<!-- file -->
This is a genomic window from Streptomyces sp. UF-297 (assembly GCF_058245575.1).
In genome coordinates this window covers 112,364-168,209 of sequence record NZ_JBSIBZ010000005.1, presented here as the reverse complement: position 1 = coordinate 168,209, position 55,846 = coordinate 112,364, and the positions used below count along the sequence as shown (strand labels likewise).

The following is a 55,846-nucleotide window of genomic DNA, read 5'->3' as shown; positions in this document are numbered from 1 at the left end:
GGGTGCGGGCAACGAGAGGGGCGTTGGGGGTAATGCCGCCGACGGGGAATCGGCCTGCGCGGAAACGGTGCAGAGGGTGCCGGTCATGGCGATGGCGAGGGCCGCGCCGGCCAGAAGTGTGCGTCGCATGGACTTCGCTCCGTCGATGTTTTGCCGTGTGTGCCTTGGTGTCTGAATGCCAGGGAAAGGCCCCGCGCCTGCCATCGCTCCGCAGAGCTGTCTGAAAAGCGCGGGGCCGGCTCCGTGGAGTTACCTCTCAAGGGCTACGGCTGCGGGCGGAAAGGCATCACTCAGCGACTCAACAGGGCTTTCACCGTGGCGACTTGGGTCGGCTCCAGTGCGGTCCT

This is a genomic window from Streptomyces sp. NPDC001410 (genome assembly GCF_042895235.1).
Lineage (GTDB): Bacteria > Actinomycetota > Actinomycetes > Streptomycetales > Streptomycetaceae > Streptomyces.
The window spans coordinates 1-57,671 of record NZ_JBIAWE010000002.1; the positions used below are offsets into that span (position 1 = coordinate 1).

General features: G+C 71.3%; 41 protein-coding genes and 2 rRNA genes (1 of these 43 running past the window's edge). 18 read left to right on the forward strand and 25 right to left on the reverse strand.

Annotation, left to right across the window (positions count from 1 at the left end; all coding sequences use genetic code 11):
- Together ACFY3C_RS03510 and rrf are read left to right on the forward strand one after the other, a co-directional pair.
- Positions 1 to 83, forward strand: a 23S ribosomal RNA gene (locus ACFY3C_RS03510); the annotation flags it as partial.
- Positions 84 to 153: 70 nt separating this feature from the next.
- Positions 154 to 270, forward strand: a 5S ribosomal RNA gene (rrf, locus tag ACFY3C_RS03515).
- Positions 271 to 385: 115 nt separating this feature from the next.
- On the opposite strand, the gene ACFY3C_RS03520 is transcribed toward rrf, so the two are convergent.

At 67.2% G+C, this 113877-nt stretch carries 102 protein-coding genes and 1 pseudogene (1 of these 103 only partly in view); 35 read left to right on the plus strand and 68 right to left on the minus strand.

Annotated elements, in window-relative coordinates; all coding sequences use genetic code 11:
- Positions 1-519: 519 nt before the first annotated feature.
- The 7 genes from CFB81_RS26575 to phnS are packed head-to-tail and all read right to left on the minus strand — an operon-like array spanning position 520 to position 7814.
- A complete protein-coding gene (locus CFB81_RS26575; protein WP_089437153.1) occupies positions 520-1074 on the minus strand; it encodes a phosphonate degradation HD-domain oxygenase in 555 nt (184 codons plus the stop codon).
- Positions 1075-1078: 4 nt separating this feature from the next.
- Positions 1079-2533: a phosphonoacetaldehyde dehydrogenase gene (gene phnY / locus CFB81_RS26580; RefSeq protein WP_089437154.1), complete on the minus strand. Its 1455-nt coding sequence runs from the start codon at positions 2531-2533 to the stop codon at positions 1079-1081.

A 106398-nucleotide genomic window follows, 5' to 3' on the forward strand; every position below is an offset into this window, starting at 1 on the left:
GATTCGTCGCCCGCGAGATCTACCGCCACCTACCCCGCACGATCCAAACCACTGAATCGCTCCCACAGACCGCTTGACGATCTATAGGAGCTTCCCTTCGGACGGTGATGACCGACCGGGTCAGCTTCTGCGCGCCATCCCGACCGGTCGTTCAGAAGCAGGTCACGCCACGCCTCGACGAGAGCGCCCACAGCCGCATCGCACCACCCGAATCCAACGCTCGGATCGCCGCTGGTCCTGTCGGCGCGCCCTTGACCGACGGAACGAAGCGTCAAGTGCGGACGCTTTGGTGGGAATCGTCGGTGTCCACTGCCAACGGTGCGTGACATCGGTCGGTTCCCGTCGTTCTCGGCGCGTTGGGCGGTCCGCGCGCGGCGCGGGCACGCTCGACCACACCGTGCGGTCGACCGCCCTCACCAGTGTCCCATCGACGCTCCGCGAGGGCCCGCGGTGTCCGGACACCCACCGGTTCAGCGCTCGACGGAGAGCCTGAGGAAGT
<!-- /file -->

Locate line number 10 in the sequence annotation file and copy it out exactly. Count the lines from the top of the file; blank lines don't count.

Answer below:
- Together ACFY3C_RS03510 and rrf are read left to right on the forward strand one after the other, a co-directional pair.